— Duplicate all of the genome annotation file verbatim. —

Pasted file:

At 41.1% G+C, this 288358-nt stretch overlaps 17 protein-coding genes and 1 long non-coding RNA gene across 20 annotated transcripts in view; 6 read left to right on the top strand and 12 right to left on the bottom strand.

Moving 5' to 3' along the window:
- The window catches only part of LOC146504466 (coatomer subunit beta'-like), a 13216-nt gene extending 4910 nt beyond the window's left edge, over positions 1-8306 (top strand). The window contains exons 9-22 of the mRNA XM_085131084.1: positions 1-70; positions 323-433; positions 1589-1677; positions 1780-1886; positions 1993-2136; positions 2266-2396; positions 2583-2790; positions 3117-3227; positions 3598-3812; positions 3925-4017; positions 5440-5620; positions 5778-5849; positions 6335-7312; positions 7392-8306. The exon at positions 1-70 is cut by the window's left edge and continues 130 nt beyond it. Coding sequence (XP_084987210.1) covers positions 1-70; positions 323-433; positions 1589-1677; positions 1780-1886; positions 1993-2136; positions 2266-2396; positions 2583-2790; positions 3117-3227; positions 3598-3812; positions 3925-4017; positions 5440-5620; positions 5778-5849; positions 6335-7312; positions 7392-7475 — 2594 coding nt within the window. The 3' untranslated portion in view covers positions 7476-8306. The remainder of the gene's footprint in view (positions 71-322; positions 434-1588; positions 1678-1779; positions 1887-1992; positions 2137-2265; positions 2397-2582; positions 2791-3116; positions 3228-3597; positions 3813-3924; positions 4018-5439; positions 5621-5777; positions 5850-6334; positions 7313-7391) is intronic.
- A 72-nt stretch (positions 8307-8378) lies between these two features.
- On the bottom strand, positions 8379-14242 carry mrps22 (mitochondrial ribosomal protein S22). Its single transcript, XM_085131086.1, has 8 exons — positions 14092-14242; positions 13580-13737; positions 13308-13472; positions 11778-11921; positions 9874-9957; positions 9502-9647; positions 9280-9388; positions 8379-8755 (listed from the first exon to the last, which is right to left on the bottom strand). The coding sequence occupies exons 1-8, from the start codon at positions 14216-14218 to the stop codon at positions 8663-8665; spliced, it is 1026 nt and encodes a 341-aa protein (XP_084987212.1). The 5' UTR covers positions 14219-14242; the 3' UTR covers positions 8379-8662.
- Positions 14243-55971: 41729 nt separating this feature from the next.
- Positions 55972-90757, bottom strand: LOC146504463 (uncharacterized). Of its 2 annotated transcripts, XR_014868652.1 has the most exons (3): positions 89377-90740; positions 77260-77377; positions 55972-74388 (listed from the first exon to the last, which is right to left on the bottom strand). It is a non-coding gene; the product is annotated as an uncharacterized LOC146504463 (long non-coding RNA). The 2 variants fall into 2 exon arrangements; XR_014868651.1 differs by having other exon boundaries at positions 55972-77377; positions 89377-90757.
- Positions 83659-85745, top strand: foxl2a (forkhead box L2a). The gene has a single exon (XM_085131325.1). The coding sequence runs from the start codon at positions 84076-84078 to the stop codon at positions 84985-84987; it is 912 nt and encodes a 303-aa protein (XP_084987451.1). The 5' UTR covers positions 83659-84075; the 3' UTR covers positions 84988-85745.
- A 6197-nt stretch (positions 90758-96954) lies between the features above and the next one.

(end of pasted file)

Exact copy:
At 41.1% G+C, this 288358-nt stretch overlaps 17 protein-coding genes and 1 long non-coding RNA gene across 20 annotated transcripts in view; 6 read left to right on the top strand and 12 right to left on the bottom strand.

Moving 5' to 3' along the window:
- The window catches only part of LOC146504466 (coatomer subunit beta'-like), a 13216-nt gene extending 4910 nt beyond the window's left edge, over positions 1-8306 (top strand). The window contains exons 9-22 of the mRNA XM_085131084.1: positions 1-70; positions 323-433; positions 1589-1677; positions 1780-1886; positions 1993-2136; positions 2266-2396; positions 2583-2790; positions 3117-3227; positions 3598-3812; positions 3925-4017; positions 5440-5620; positions 5778-5849; positions 6335-7312; positions 7392-8306. The exon at positions 1-70 is cut by the window's left edge and continues 130 nt beyond it. Coding sequence (XP_084987210.1) covers positions 1-70; positions 323-433; positions 1589-1677; positions 1780-1886; positions 1993-2136; positions 2266-2396; positions 2583-2790; positions 3117-3227; positions 3598-3812; positions 3925-4017; positions 5440-5620; positions 5778-5849; positions 6335-7312; positions 7392-7475 — 2594 coding nt within the window. The 3' untranslated portion in view covers positions 7476-8306. The remainder of the gene's footprint in view (positions 71-322; positions 434-1588; positions 1678-1779; positions 1887-1992; positions 2137-2265; positions 2397-2582; positions 2791-3116; positions 3228-3597; positions 3813-3924; positions 4018-5439; positions 5621-5777; positions 5850-6334; positions 7313-7391) is intronic.
- A 72-nt stretch (positions 8307-8378) lies between these two features.
- On the bottom strand, positions 8379-14242 carry mrps22 (mitochondrial ribosomal protein S22). Its single transcript, XM_085131086.1, has 8 exons — positions 14092-14242; positions 13580-13737; positions 13308-13472; positions 11778-11921; positions 9874-9957; positions 9502-9647; positions 9280-9388; positions 8379-8755 (listed from the first exon to the last, which is right to left on the bottom strand). The coding sequence occupies exons 1-8, from the start codon at positions 14216-14218 to the stop codon at positions 8663-8665; spliced, it is 1026 nt and encodes a 341-aa protein (XP_084987212.1). The 5' UTR covers positions 14219-14242; the 3' UTR covers positions 8379-8662.
- Positions 14243-55971: 41729 nt separating this feature from the next.
- Positions 55972-90757, bottom strand: LOC146504463 (uncharacterized). Of its 2 annotated transcripts, XR_014868652.1 has the most exons (3): positions 89377-90740; positions 77260-77377; positions 55972-74388 (listed from the first exon to the last, which is right to left on the bottom strand). It is a non-coding gene; the product is annotated as an uncharacterized LOC146504463 (long non-coding RNA). The 2 variants fall into 2 exon arrangements; XR_014868651.1 differs by having other exon boundaries at positions 55972-77377; positions 89377-90757.
- Positions 83659-85745, top strand: foxl2a (forkhead box L2a). The gene has a single exon (XM_085131325.1). The coding sequence runs from the start codon at positions 84076-84078 to the stop codon at positions 84985-84987; it is 912 nt and encodes a 303-aa protein (XP_084987451.1). The 5' UTR covers positions 83659-84075; the 3' UTR covers positions 84988-85745.
- A 6197-nt stretch (positions 90758-96954) lies between the features above and the next one.